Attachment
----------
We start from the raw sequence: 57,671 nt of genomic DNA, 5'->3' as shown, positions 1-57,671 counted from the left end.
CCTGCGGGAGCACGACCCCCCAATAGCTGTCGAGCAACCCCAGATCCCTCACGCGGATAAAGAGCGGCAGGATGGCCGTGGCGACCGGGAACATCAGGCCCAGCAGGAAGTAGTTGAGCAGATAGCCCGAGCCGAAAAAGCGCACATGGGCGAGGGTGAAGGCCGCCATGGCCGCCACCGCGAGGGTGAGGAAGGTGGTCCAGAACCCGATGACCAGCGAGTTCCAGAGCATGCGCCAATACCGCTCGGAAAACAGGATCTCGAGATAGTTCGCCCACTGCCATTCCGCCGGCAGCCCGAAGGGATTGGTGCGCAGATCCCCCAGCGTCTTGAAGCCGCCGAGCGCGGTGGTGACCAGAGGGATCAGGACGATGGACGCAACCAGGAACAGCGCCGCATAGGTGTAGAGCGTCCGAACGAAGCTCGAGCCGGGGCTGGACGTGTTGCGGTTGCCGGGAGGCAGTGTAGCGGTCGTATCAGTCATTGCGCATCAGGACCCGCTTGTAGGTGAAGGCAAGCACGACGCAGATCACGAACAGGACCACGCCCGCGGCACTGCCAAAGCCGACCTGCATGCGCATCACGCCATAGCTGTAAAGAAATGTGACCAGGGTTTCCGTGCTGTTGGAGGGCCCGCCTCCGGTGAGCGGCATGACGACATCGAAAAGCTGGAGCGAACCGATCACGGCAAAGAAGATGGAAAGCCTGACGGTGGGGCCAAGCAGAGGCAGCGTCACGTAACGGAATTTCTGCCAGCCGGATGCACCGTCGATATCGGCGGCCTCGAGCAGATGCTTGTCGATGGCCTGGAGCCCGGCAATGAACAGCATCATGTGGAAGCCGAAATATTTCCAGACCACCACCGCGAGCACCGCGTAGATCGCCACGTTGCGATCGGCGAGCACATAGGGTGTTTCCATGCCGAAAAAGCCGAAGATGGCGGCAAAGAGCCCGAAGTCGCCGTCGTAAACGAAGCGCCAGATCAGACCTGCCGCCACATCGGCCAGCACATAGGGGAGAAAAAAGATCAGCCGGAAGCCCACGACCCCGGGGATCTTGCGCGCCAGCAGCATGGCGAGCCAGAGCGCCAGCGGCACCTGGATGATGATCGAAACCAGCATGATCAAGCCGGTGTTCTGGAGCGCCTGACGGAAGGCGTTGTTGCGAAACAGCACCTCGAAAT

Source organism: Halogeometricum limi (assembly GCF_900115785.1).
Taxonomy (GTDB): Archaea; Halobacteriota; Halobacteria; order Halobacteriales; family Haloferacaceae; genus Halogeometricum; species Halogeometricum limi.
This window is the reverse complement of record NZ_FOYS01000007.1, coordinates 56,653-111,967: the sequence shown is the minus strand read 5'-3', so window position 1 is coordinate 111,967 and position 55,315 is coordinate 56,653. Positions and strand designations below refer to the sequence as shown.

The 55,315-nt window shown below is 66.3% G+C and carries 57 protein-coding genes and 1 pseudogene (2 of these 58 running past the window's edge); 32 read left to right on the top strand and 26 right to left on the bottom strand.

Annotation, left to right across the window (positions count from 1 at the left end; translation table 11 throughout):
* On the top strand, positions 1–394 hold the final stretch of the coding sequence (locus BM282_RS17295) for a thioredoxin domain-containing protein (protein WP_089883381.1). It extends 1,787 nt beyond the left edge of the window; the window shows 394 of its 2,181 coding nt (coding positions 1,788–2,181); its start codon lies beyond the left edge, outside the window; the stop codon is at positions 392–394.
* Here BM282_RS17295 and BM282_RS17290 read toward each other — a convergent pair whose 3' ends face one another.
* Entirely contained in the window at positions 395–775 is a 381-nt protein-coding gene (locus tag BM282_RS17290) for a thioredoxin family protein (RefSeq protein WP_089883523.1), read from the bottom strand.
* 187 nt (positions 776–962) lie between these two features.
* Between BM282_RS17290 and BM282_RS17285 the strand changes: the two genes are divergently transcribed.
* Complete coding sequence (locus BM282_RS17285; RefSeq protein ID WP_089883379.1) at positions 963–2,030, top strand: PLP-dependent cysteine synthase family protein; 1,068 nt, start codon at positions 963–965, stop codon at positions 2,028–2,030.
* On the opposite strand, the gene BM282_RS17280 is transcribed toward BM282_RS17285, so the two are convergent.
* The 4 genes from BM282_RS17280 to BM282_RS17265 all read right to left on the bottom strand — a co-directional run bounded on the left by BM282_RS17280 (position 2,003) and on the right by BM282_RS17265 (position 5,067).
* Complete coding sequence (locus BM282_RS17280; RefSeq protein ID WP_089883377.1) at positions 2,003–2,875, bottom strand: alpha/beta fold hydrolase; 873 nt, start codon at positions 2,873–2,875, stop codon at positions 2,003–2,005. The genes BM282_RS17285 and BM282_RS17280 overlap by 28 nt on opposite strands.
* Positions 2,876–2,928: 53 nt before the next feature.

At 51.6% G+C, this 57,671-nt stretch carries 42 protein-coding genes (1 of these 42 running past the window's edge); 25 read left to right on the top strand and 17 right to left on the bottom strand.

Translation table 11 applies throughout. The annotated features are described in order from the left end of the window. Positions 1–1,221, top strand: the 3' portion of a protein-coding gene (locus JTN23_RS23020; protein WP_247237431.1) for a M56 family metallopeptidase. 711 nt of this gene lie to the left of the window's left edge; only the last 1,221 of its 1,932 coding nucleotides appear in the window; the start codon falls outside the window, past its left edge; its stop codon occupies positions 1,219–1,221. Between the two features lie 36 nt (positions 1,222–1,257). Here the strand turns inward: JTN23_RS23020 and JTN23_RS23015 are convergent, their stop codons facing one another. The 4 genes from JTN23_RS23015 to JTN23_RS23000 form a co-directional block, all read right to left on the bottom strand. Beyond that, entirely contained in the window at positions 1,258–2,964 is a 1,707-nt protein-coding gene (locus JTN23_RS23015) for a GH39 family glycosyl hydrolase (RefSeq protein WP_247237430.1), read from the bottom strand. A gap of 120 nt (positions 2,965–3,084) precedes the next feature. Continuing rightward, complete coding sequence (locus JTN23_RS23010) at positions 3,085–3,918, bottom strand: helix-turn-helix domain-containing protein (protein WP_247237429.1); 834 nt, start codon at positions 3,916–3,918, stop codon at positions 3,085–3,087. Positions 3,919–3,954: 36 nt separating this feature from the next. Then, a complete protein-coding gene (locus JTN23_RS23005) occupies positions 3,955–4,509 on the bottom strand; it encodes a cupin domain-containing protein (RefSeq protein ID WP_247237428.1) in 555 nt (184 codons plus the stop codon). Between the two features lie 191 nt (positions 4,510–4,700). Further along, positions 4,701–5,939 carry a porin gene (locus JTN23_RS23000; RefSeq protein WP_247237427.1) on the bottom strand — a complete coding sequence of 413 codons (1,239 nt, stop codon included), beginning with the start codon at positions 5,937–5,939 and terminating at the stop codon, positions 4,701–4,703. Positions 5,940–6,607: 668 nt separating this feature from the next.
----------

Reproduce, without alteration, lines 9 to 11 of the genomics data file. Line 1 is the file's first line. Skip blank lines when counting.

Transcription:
* Here BM282_RS17295 and BM282_RS17290 read toward each other — a convergent pair whose 3' ends face one another.
* Entirely contained in the window at positions 395–775 is a 381-nt protein-coding gene (locus tag BM282_RS17290) for a thioredoxin family protein (RefSeq protein WP_089883523.1), read from the bottom strand.
* 187 nt (positions 776–962) lie between these two features.